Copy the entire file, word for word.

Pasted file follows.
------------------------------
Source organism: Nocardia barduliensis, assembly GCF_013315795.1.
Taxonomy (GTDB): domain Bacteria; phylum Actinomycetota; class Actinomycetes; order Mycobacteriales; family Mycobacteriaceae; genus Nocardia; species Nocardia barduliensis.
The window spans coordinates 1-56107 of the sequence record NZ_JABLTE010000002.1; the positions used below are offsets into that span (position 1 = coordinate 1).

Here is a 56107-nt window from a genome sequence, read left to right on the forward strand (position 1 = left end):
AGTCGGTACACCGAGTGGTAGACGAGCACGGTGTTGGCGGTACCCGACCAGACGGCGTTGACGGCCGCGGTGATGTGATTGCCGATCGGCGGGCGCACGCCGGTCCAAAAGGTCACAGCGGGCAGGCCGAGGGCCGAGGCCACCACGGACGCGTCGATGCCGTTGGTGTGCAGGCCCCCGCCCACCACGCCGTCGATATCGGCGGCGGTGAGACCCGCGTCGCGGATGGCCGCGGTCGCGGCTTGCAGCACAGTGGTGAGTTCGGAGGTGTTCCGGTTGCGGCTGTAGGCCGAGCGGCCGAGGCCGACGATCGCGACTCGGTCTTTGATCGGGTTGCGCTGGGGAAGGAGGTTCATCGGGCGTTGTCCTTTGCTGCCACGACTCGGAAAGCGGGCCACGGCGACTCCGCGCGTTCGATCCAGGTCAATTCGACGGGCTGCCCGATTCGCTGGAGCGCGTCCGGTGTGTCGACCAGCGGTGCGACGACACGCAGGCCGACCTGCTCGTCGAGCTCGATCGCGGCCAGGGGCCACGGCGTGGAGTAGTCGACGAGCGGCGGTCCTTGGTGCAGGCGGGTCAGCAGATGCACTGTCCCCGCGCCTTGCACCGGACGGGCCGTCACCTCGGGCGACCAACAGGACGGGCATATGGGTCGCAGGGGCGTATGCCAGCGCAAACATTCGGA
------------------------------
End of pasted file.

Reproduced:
Source organism: Nocardia barduliensis, assembly GCF_013315795.1.
Taxonomy (GTDB): domain Bacteria; phylum Actinomycetota; class Actinomycetes; order Mycobacteriales; family Mycobacteriaceae; genus Nocardia; species Nocardia barduliensis.
The window spans coordinates 1-56107 of the sequence record NZ_JABLTE010000002.1; the positions used below are offsets into that span (position 1 = coordinate 1).

Here is a 56107-nt window from a genome sequence, read left to right on the forward strand (position 1 = left end):
AGTCGGTACACCGAGTGGTAGACGAGCACGGTGTTGGCGGTACCCGACCAGACGGCGTTGACGGCCGCGGTGATGTGATTGCCGATCGGCGGGCGCACGCCGGTCCAAAAGGTCACAGCGGGCAGGCCGAGGGCCGAGGCCACCACGGACGCGTCGATGCCGTTGGTGTGCAGGCCCCCGCCCACCACGCCGTCGATATCGGCGGCGGTGAGACCCGCGTCGCGGATGGCCGCGGTCGCGGCTTGCAGCACAGTGGTGAGTTCGGAGGTGTTCCGGTTGCGGCTGTAGGCCGAGCGGCCGAGGCCGACGATCGCGACTCGGTCTTTGATCGGGTTGCGCTGGGGAAGGAGGTTCATCGGGCGTTGTCCTTTGCTGCCACGACTCGGAAAGCGGGCCACGGCGACTCCGCGCGTTCGATCCAGGTCAATTCGACGGGCTGCCCGATTCGCTGGAGCGCGTCCGGTGTGTCGACCAGCGGTGCGACGACACGCAGGCCGACCTGCTCGTCGAGCTCGATCGCGGCCAGGGGCCACGGCGTGGAGTAGTCGACGAGCGGCGGTCCTTGGTGCAGGCGGGTCAGCAGATGCACTGTCCCCGCGCCTTGCACCGGACGGGCCGTCACCTCGGGCGACCAACAGGACGGGCATATGGGTCGCAGGGGCGTATGCCAGCGCAAACATTCGGA